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Legalize It—Don’t Overregulate It

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The future of legal marijuana is up for grabs: Politicians and entrepreneurs alike are stumbling over one another like bargain-hunters on Black Friday to get any piece of the action they can. But where does that leave you, the marijuana consumer? Do these people have your best interests at heart? And what are your best interests, anyway?

Responsible cannabis consumers want easy access to inexpensive, ethically produced marijuana that has been inspected for safety, as well as regulations to keep it from being sold to minors. They would also like the ability to cultivate the plant at home, if they choose. The one thing endangering these eminently reasonable goals is strict government control—the centerpiece of many of the proposed models for a legal marijuana market. A recent report, “Let It Grow: The Open Market Solution to Marijuana Control”—written by Jon Gettman, a policy adviser to High Times, and Michael Kennedy, the director of Trans-High Corporation and the High Times Growth Fund—finds that the best way to legalize marijuana is to create a free and open market that encourages competition and doesn’t limit its participants to an oligarchy chosen by the government.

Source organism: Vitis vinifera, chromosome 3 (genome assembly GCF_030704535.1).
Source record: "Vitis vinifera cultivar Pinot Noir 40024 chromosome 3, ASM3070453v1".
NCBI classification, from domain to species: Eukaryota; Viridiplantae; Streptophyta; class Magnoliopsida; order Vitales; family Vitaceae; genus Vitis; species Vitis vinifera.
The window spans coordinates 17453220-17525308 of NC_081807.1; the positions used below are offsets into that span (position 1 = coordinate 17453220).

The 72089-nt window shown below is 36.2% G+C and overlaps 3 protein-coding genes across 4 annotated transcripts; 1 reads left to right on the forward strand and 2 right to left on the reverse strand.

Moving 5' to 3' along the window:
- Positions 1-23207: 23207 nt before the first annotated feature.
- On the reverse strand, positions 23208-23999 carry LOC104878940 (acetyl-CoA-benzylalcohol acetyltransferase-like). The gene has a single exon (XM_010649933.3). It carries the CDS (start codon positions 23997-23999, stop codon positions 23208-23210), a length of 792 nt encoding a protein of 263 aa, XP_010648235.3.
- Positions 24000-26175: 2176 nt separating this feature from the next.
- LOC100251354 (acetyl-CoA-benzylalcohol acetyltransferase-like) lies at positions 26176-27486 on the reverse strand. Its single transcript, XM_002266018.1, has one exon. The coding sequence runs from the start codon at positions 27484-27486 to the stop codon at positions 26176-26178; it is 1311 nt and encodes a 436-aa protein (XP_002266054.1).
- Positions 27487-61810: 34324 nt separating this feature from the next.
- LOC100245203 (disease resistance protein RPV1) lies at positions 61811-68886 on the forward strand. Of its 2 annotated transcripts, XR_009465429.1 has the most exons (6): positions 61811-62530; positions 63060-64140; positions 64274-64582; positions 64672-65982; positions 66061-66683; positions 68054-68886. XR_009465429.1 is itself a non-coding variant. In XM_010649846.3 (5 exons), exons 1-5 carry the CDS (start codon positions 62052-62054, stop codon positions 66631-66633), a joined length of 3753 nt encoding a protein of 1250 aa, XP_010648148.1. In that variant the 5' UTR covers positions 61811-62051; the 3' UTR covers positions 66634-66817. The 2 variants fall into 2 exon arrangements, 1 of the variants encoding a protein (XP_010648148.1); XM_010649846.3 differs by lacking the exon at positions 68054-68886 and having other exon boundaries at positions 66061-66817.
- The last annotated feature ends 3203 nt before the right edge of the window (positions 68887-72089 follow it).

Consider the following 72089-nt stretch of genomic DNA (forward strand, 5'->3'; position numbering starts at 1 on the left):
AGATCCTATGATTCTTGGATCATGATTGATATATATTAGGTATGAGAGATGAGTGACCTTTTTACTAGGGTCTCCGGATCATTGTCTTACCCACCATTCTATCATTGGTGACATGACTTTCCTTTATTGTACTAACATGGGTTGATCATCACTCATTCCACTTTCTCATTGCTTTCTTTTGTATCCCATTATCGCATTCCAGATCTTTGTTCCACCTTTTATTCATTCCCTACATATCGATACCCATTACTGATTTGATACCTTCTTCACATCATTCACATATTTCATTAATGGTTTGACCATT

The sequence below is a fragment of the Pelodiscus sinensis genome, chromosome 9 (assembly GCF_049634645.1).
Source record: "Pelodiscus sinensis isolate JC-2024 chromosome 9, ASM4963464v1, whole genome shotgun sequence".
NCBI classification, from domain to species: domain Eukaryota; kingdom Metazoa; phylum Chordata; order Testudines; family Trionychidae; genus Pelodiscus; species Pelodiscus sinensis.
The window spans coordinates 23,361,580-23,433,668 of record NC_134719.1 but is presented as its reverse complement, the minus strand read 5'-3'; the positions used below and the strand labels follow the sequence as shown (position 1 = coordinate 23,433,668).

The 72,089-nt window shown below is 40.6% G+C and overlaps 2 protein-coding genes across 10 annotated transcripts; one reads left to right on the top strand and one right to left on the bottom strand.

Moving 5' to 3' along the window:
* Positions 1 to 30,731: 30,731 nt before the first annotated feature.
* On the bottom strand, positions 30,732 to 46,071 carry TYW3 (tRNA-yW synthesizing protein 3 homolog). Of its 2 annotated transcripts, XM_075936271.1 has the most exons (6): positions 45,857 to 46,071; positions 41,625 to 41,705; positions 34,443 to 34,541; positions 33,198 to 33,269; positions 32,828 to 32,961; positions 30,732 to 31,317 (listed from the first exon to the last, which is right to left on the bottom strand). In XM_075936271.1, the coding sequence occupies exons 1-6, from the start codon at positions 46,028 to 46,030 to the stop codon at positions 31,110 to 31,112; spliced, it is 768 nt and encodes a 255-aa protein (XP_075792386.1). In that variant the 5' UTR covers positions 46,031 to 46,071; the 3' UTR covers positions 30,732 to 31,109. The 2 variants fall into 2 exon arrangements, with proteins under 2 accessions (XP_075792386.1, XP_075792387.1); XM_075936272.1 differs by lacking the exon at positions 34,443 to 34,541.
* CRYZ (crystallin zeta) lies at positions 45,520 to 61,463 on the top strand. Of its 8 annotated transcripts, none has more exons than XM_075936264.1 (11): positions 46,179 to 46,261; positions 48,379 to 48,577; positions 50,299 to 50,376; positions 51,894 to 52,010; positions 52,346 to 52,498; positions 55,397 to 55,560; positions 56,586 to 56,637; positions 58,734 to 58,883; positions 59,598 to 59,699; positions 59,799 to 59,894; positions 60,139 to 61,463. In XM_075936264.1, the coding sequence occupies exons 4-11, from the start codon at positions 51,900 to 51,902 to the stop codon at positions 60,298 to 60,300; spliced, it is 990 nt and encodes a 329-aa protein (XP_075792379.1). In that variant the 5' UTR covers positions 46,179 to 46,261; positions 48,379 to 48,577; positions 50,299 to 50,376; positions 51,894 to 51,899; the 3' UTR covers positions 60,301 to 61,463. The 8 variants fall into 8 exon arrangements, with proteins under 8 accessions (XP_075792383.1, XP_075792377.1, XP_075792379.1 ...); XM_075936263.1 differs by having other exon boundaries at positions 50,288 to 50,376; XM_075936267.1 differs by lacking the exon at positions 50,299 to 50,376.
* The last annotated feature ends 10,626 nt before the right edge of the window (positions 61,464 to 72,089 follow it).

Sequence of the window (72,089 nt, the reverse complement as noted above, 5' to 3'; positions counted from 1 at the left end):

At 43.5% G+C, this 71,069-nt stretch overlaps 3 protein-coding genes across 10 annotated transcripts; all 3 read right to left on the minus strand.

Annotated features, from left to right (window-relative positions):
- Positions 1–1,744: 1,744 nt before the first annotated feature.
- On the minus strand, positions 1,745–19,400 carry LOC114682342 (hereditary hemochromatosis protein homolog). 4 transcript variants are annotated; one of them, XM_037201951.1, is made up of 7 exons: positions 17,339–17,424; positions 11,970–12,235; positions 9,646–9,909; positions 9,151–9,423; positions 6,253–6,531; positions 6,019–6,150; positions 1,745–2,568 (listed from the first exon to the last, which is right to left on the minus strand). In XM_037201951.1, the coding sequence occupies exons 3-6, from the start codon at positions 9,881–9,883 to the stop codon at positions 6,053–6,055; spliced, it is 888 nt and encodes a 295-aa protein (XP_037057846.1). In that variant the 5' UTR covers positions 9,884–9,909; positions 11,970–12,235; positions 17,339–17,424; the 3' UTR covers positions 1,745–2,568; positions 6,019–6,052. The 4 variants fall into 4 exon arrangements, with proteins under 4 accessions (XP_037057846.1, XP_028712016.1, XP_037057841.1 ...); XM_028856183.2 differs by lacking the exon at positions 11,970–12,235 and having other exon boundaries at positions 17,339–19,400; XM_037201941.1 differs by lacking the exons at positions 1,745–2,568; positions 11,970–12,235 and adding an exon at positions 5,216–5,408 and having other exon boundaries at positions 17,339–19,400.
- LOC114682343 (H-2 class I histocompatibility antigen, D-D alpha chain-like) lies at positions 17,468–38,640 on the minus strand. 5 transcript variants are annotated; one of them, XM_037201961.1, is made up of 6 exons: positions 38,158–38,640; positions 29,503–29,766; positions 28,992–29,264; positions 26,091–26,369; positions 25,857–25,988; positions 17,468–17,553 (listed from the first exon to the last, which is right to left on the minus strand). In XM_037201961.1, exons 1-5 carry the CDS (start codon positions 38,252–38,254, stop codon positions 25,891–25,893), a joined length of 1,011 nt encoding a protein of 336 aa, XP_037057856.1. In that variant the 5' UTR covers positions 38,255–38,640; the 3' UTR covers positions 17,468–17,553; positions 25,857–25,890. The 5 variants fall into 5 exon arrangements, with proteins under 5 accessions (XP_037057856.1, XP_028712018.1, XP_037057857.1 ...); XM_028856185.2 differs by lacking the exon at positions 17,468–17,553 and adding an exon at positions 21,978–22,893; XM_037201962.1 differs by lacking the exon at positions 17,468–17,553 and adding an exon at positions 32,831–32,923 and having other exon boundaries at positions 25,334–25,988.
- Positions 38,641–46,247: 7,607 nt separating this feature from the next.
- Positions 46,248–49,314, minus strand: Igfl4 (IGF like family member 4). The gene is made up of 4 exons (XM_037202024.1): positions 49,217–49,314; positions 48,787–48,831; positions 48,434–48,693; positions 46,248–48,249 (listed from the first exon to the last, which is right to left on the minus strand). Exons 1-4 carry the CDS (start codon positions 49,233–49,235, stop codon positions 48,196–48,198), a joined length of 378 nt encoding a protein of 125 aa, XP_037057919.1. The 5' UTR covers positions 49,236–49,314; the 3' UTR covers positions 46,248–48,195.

“With respect to public policy,” Gettman and Kennedy argue, “the purpose of regulation should be to enhance protective factors and mitigate risk factors. These objectives should take precedence over other potential objectives, specifically maximizing tax revenue. The necessity of many regulatory measures is widely recognized. These include age and identification requirements for purchase, record-keeping, potential purchase limitations, advertising and marketing restrictions, health warnings and packaging requirements, and labeling standards.”

Marijuana is a hearty, fast-growing weed that can and eventually will be grown on tens of thousands of acres of American soil in the not-too-distant future. We’re not talking truffles here: The only thing that could prevent the price of pot from dropping to somewhere in the neighborhood of tea and avocados is the implementation of laws designed to maximize tax revenues first and foremost. This is referred to by Gettman and Kennedy as “the interventionist model.”

“The interventionist model is, in effect, a proposal that bureaucratic nonspecialists service a market of resentful consumers and successfully compete with an up-and-running, unregulated, and profitable illicit market. The idea that the solution to the ills of marijuana prohibition is to nationalize the market through a government takeover fails to take into account the very reasons for the existence of the problem it seeks to resolve.”